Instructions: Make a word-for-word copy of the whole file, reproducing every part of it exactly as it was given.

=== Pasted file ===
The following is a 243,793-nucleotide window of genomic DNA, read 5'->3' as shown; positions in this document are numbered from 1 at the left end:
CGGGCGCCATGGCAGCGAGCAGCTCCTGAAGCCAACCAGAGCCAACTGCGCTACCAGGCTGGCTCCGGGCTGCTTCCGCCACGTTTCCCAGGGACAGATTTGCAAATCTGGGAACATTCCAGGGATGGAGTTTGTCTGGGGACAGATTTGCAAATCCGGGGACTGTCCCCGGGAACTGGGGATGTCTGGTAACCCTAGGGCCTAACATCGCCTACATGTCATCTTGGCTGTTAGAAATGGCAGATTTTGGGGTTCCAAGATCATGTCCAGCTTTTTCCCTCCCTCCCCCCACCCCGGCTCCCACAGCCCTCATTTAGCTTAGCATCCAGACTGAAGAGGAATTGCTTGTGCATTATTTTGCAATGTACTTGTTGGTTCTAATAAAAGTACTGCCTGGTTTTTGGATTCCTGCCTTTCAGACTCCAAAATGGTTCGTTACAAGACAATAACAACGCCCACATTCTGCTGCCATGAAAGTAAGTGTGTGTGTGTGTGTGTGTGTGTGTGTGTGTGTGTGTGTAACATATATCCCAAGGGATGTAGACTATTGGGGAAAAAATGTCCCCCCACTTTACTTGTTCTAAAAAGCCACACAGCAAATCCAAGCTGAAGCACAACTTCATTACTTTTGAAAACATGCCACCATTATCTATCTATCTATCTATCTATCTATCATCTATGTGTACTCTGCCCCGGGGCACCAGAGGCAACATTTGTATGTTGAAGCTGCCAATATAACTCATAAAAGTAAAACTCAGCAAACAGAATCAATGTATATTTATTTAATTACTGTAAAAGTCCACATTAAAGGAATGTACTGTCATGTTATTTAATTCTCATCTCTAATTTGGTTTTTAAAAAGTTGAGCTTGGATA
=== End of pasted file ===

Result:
The following is a 243,793-nucleotide window of genomic DNA, read 5'->3' as shown; positions in this document are numbered from 1 at the left end:
CGGGCGCCATGGCAGCGAGCAGCTCCTGAAGCCAACCAGAGCCAACTGCGCTACCAGGCTGGCTCCGGGCTGCTTCCGCCACGTTTCCCAGGGACAGATTTGCAAATCTGGGAACATTCCAGGGATGGAGTTTGTCTGGGGACAGATTTGCAAATCCGGGGACTGTCCCCGGGAACTGGGGATGTCTGGTAACCCTAGGGCCTAACATCGCCTACATGTCATCTTGGCTGTTAGAAATGGCAGATTTTGGGGTTCCAAGATCATGTCCAGCTTTTTCCCTCCCTCCCCCCACCCCGGCTCCCACAGCCCTCATTTAGCTTAGCATCCAGACTGAAGAGGAATTGCTTGTGCATTATTTTGCAATGTACTTGTTGGTTCTAATAAAAGTACTGCCTGGTTTTTGGATTCCTGCCTTTCAGACTCCAAAATGGTTCGTTACAAGACAATAACAACGCCCACATTCTGCTGCCATGAAAGTAAGTGTGTGTGTGTGTGTGTGTGTGTGTGTGTGTGTGTGTGTAACATATATCCCAAGGGATGTAGACTATTGGGGAAAAAATGTCCCCCCACTTTACTTGTTCTAAAAAGCCACACAGCAAATCCAAGCTGAAGCACAACTTCATTACTTTTGAAAACATGCCACCATTATCTATCTATCTATCTATCTATCTATCATCTATGTGTACTCTGCCCCGGGGCACCAGAGGCAACATTTGTATGTTGAAGCTGCCAATATAACTCATAAAAGTAAAACTCAGCAAACAGAATCAATGTATATTTATTTAATTACTGTAAAAGTCCACATTAAAGGAATGTACTGTCATGTTATTTAATTCTCATCTCTAATTTGGTTTTTAAAAAGTTGAGCTTGGATA